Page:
This article was originally written by Harsh Chauhan of The Motley Fool The coronavirus outbreak in China is turning out to be a challenge f
The coronavirus outbreak in China is turning out to be a challenge for a wide swathe of companies. Several big names in the tech sector have blamed the outbreak for negatively affecting their businesses. Smartphone giant Apple, for instance, recently slashed its revenue guidance as iPhone sales in China are expected to take a hit due to store closures driven by coronavirus concerns.
Not surprisingly, chipmakers dependent on smartphones, automotive, communications, and other businesses with China exposure have been in limbo. Analog Devices (NASDAQ:ADI) is the latest to join this bandwagon as the company had to reduce its second-quarter revenue estimate by $70 million to account for the potential business impact.
Analog takes a hit, but investors remain upbeat
The end-market conditions looked ripe for Analog Devices to make a comeback this year after its businesses suffered in 2019 thanks to the restrictions imposed on Huawei by the U.S. government. The company was banking on the deployment of 5G (fifth-generation) wireless networks to boost its communications business in 2020 and beyond, but that might be pushed out now.
On the latest earnings call, management said the coronavirus outbreak is expected to reduce the company’s revenue by $70 million during its fiscal second quarter. The chipmaker is looking at $1.35 billion in revenue for the period, which would be a decline of nearly 12% from the prior-year period.
This doesn’t paint a good picture for the company as revenue was down 15% annually during the fiscal first quarter as well. But the company’s tepid results and shallow outlook didn’t deter investors from bidding up the stock as much as 7% as management painted a bullish overall picture about the direction in which the company’s business is moving.
“Encouragingly, demand across our end markets has stabilized and is beginning to show signs of improvement as we enter our fiscal second quarter,” CEO Vincent Roche said.
The company also pointed out that it is witnessing “weaker demand” because of the Chinese New Year. It also sees the possibility of a delay in 5G rollout, which will impact the company’s communications business.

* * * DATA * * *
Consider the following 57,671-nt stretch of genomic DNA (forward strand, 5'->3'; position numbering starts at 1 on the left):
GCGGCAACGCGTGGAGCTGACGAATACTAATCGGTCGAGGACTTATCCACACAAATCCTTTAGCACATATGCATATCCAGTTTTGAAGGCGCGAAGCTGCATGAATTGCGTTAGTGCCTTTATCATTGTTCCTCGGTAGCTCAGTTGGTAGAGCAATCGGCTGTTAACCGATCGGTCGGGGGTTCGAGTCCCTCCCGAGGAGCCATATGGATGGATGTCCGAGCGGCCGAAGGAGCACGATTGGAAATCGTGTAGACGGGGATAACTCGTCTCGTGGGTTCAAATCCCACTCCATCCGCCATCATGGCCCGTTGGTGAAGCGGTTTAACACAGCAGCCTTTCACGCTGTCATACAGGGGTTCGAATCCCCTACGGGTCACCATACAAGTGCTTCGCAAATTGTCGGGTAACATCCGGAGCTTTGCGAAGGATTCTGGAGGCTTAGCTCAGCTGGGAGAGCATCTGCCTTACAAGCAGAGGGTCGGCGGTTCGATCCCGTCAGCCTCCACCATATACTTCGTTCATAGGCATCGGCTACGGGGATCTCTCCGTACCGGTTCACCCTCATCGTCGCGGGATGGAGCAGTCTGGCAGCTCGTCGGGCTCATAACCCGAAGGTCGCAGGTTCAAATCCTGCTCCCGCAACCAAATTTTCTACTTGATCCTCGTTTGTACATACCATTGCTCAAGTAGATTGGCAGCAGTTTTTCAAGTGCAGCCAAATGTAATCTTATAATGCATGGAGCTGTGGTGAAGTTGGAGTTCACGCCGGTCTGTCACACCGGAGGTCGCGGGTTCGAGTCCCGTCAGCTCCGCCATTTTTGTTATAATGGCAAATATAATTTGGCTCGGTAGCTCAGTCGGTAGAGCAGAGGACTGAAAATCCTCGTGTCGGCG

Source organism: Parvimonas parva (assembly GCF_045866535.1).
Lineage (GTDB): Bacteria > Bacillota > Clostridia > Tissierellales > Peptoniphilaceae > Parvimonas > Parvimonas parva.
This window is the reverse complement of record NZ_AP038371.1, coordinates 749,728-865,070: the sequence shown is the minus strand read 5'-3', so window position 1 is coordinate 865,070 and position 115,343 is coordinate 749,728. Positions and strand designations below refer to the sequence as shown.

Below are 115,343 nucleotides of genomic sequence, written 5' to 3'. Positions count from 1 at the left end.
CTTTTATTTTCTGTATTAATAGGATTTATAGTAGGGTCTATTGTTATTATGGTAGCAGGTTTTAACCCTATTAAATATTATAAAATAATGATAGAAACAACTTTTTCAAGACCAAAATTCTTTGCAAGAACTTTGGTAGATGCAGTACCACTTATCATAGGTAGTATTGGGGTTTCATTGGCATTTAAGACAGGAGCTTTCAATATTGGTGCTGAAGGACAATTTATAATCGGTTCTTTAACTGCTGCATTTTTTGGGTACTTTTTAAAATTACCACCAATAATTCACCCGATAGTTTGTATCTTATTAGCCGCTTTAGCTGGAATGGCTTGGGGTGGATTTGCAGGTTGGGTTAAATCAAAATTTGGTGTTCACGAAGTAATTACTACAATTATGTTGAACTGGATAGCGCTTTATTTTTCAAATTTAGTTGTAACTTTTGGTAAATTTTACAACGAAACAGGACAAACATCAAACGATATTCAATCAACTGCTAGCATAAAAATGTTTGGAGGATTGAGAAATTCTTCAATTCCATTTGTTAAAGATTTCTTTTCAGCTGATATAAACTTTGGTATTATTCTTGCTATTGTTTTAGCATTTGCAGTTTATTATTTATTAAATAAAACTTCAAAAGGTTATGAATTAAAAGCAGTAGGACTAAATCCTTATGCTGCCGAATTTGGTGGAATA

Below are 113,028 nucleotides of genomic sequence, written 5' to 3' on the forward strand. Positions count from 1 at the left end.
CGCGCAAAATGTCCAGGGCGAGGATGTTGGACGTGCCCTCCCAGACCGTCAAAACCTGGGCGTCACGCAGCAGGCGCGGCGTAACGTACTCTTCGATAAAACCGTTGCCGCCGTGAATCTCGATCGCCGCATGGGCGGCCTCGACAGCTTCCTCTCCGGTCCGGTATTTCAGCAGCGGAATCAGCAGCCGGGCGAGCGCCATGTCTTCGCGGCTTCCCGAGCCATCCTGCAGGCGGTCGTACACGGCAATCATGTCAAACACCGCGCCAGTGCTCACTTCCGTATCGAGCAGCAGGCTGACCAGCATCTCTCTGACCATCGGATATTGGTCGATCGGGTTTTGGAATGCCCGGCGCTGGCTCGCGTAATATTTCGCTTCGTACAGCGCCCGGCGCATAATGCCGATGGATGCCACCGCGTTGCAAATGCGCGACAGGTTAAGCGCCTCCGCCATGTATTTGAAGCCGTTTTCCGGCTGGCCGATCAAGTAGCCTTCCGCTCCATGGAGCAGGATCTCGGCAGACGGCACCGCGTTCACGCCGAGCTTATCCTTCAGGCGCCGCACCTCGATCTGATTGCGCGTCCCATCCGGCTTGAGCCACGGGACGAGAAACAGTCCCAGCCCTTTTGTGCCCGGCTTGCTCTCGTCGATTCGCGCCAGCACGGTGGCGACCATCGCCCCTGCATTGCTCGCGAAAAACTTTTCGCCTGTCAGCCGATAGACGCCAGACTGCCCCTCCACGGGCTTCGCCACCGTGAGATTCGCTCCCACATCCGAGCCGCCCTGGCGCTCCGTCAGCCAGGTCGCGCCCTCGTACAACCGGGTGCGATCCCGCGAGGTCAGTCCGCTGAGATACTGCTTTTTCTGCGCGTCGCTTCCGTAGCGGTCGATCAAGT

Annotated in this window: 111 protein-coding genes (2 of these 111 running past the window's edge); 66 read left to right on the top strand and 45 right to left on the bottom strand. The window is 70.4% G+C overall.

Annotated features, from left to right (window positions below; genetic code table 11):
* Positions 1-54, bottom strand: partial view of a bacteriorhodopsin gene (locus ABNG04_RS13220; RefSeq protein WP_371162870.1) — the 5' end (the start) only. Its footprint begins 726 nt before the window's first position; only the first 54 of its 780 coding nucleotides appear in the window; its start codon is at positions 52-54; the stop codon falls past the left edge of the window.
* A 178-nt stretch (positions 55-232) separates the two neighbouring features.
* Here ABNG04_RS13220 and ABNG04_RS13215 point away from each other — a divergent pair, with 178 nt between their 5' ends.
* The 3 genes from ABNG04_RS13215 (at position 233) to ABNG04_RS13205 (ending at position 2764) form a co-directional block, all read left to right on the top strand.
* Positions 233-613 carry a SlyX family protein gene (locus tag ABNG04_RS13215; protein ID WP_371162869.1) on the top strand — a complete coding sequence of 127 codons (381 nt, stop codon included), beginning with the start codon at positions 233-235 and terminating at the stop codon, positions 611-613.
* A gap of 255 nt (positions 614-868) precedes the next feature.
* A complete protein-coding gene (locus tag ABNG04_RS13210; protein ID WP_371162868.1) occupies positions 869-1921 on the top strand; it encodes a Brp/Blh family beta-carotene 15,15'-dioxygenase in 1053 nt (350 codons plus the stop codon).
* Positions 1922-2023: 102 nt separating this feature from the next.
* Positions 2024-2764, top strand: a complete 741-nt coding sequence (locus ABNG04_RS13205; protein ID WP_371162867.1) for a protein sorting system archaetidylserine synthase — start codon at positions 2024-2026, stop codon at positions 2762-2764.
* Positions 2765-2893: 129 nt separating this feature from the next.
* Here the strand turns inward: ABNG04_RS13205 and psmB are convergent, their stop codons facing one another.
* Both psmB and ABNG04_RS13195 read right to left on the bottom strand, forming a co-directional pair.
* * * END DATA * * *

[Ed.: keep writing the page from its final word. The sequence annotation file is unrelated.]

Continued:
Despite all these negatives, investors are giving the company some leeway this time. That’s not surprising considering that Analog sweetened the deal for investors with a 15% quarterly dividend hike, coming in at the high end of its 7% to 15% guidance range.
The impressive payout increase is not surprising, considering Analog is focused on returning all of its free cash flow to investors through dividends and share repurchases. The good thing is that Analog has managed to keep its free cash flow at a stable level in the past year, despite a declining top line, through its focus on cost controls.
Analog’s operating expenses were down 8% year over year last quarter. The company is looking at another $50 million in annualized savings this fiscal year on the cost of goods sold and operating expense fronts, which should help mitigate the impact of near-term revenue challenges on the bottom line to some extent.
But Analog investors shouldn’t forget the fact that the stock is valued richly right now, especially considering the headwinds it faces.
Are investors getting too optimistic?
Even after the historic broad market decline last week, Analog Devices stock is currently trading at a trailing price-to-earnings ratio of nearly 34, which is significantly higher than the five-year average of 30. Looking ahead, the stock also trades at 23 times forward earnings estimates, again topping the five-year average multiple of just 19.
For fiscal 2020, analysts estimate Analog Devices’ top and bottom lines will decline this year, so it remains to be seen how the chipmaker manages to sustain its rich valuation. If Analog Devices disappoint investors in the upcoming quarters, don’t be surprised to see this tech stock pull back substantially.
As such, investors should wait for Analog Devices’ end-market improvements to actually reflect on its financial performance before going long.
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